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Turkey's Erdogan, fighting corruption scandal, threatens to ban Facebook, YouTube

Turkey Politics Erdogan youtube.jpg

March 6, 2014: Turkish Prime Minister Recep Tayyip Erdogan addresses a rally of his Justice and Development Party in Elazig, Turkey. Turkey will hold nationwide municipality elections on March 30, 2014.AP Photo/Burhan Ozbilici

Turkey's prime minister has threatened drastic steps to censor the Internet, including shutting down Facebook and YouTube, where audio recordings of his alleged conversations suggesting corruption have been leaked in the past weeks, dealing him a major blow ahead of this month's local elections.

In a late-night interview Thursday, Recep Tayyip Erdogan told ATV station that his government is determined to stem the leaks he insists are being instigated by followers of an influential U.S.-based Muslim cleric. He has accused supporters of Fethullah Gulen of infiltrating police and the judiciary and of engaging in "espionage," saying that the group even listened in on his encrypted telephone lines. The Gulen movement denies involvement.

"We are determined on the issue, regardless of what the world may say," Erdogan said. "We won't allow the people to be devoured by YouTube, Facebook or others. Whatever steps need to be taken we will take them without wavering."

Asked if the steps could include shutting those sites down, Erdogan replied: "That included. Because these people or institutions are (using social media) for all kinds of immorality, all kinds of espionage and spying."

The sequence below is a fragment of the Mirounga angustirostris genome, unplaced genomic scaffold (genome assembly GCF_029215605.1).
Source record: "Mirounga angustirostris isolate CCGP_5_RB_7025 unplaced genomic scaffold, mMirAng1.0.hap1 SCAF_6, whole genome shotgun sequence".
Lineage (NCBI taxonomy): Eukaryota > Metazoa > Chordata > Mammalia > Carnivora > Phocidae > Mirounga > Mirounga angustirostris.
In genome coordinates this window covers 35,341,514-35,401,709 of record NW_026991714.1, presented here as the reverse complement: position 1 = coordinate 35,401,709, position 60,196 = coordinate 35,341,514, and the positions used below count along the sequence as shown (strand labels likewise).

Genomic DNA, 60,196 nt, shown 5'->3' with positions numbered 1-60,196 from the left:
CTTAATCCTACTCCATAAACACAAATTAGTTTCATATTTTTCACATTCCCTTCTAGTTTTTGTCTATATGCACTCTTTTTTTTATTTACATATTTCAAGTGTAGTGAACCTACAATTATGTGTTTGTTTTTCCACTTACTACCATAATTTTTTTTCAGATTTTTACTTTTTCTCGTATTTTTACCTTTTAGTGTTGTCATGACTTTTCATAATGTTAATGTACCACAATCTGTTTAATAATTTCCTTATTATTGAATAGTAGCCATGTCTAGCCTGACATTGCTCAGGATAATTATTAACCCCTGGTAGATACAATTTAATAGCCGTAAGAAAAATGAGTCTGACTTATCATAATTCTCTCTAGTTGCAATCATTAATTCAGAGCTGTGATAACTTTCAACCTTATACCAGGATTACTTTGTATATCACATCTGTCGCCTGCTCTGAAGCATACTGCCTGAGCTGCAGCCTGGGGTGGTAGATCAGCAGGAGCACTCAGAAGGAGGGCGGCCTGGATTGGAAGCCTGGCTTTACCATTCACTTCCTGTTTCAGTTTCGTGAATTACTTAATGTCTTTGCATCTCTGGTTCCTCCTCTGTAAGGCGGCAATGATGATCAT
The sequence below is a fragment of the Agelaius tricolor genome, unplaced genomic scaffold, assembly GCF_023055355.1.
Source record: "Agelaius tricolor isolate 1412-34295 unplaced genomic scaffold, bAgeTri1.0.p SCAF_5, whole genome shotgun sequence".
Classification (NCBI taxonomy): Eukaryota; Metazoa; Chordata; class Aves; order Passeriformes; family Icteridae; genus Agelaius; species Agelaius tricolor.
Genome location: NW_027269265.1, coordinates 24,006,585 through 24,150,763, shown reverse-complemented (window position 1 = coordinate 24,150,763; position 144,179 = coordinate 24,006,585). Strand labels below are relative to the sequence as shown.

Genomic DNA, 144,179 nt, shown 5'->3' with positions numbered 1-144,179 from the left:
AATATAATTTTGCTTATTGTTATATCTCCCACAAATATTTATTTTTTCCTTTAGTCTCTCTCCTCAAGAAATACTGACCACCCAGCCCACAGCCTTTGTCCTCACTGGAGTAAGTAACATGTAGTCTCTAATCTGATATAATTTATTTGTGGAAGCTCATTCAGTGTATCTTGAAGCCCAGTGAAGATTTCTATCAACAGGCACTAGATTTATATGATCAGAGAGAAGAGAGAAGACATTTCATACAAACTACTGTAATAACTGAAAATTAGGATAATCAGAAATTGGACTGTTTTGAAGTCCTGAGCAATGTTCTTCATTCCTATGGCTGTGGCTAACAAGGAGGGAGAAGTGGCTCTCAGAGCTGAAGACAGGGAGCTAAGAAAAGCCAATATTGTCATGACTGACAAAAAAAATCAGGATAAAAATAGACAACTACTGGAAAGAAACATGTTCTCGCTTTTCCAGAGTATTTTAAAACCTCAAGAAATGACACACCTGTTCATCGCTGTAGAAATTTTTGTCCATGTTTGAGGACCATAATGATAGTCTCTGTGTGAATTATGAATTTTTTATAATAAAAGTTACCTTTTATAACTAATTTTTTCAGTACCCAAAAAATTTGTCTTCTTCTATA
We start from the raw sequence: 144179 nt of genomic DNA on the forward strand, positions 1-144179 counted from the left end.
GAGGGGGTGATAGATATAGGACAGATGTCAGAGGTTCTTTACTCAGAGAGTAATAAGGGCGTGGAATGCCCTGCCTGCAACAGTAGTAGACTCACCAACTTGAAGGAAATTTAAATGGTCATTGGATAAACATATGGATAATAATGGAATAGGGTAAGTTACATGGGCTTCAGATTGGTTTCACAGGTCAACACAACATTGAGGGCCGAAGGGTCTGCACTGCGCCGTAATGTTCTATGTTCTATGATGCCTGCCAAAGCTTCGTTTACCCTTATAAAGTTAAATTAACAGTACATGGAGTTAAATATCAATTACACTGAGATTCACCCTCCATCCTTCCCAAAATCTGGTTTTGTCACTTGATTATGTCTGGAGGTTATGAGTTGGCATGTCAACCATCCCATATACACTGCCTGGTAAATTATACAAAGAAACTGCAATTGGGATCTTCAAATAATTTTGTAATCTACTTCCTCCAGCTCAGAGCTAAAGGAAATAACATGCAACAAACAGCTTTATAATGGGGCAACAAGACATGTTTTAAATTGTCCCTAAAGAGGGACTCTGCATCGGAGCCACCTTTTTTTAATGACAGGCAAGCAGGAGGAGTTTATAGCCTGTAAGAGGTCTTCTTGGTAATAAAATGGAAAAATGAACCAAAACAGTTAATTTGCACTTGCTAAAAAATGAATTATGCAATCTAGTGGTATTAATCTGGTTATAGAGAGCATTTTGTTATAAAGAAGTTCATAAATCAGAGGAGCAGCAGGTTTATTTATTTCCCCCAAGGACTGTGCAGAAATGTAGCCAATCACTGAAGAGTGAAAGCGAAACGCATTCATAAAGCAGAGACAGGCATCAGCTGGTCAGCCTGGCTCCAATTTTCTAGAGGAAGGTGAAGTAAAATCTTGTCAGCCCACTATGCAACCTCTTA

But President Abdullah Gul, who carries moral authority in Turkey, dismissed Erdogan's idea on Friday, saying shutting down social media was out of the question.

Erdogan this week acknowledged some of the leaked recordings, including two where he is heard meddling in a court case against a media proprietor and in a tender for the construction of warships. He has rejected as "fabrication" recordings purported to be of Erdogan instructing his son to dispose of large amounts of money on the day when prosecutors and police carried out raids on the homes of three former ministers' sons as part of a corruption and bribery investigation.

Erdogan, claiming to be a victim of a Gulen-orchestrated plot, has taken a series of steps to stall the corruption investigation, including removing hundreds of police officers and prosecutors and expanding government controls over the judiciary and the Internet. The Internet restrictions sparked violent protests in Istanbul.